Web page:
- Yes. Ms Adams was also expected to provide a personal service as she could not provide a substitute if she was unavailable.
- Did the BBC have control over Ms Adams?
- No. While the editorial team had the final say over what content was broadcast, in reality, Ms Adams had control over what happened during the broadcast and it was highly unlikely that the BBC’s editors would ever exercise significant control over the show. Although the written contract claimed that the BBC had exclusive rights to use Ms Adams’ services, in reality, it did not have control over any other contracts Ms Adams chose to enter into with other media organisations and she was free to enter into other such agreements with other organisations.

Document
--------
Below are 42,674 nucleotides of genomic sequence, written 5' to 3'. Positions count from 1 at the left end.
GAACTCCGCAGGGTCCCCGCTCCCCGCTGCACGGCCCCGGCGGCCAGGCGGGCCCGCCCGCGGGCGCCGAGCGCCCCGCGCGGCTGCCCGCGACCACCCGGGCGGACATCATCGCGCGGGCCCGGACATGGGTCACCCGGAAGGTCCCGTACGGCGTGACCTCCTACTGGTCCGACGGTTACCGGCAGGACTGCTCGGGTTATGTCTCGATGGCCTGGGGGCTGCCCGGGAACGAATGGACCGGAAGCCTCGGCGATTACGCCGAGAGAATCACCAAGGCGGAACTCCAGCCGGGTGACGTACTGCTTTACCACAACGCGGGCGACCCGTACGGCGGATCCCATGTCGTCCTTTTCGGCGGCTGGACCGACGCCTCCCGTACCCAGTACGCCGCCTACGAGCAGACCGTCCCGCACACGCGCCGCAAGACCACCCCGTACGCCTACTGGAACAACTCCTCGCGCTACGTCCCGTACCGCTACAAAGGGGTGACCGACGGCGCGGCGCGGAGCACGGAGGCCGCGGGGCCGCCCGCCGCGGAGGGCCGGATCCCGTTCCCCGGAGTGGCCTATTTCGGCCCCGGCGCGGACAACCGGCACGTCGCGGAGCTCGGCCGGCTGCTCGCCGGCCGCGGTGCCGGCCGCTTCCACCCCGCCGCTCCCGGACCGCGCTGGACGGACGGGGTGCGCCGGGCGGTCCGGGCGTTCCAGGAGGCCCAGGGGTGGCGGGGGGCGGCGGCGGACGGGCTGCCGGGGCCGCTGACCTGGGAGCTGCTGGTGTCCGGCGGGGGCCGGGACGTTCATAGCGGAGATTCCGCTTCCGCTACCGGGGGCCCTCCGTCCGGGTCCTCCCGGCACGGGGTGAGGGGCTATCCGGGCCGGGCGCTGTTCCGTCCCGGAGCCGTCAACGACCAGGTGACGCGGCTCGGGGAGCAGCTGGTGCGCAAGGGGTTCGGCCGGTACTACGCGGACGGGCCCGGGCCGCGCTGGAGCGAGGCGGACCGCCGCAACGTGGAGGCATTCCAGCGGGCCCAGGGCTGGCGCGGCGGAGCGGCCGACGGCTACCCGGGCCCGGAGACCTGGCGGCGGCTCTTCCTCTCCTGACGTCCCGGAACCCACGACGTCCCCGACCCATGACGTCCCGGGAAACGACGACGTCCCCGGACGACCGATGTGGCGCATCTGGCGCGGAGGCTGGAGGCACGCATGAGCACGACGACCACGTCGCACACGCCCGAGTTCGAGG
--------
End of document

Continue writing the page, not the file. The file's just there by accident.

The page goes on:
- Were there any other factors to displace the conclusion that Ms Adams was an employee?
Yes, the contracts were in standard form drafted by the BBC, suggesting they were intended to be heavily modified. It was also noted that Ms Adams did not receive any holiday or sick pay.
The tribunal concluded that the written contract did not reflect the true arrangement between the parties and the reality did not reflect an employment relationship. The question of whether she was a worker did not fall to be decided as, under IR35, where she was not an employee she was not liable for PAYE. HMRC have appealed the decision to the Court of Appeal. No date has been listed but watch this space!